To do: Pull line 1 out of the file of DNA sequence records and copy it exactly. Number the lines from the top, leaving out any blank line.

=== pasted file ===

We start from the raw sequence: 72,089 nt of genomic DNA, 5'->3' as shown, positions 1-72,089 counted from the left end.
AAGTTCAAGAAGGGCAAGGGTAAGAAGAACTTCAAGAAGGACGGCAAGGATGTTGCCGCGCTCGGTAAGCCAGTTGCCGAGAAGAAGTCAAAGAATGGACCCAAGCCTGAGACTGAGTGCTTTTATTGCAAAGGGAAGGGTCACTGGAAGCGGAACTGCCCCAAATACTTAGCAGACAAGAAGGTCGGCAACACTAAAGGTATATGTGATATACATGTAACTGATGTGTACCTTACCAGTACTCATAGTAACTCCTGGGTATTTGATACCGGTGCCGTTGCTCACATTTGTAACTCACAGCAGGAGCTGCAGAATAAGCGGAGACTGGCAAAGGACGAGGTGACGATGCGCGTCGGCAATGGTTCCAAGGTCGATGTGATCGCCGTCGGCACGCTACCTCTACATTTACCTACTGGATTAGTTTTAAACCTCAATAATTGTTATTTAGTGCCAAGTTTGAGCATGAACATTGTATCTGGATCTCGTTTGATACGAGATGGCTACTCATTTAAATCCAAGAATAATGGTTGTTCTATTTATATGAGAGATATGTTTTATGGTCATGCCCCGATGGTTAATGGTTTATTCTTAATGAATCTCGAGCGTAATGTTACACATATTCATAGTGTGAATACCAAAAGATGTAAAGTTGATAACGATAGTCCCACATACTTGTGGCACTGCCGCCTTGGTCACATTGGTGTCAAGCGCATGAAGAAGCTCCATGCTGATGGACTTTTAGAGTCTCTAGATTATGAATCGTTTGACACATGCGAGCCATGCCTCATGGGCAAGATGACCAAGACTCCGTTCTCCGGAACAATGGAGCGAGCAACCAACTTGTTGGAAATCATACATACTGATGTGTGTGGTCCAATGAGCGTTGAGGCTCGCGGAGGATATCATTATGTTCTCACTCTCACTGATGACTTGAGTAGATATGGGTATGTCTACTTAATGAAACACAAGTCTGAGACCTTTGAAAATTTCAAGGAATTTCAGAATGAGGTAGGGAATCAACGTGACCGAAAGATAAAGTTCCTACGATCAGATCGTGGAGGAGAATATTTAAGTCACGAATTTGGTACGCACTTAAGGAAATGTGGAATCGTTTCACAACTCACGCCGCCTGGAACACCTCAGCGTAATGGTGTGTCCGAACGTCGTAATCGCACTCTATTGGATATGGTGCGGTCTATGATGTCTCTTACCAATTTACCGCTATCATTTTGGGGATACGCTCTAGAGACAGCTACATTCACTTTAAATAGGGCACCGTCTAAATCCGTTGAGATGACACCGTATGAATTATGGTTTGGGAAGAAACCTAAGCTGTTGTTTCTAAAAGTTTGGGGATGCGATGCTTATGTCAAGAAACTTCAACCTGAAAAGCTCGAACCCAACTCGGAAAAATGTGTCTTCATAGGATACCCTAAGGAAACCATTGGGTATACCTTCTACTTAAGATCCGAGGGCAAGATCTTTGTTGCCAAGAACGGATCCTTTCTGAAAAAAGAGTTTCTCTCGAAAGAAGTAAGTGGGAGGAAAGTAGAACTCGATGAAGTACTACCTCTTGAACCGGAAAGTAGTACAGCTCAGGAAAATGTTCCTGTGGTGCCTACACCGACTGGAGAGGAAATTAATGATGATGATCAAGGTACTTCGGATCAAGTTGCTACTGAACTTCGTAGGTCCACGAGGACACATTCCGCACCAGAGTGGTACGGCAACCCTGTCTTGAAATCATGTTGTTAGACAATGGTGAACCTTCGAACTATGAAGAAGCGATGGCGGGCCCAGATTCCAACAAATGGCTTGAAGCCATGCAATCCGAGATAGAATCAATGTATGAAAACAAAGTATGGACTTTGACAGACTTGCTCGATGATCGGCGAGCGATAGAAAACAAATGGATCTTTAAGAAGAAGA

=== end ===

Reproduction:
We start from the raw sequence: 72,089 nt of genomic DNA, 5'->3' as shown, positions 1-72,089 counted from the left end.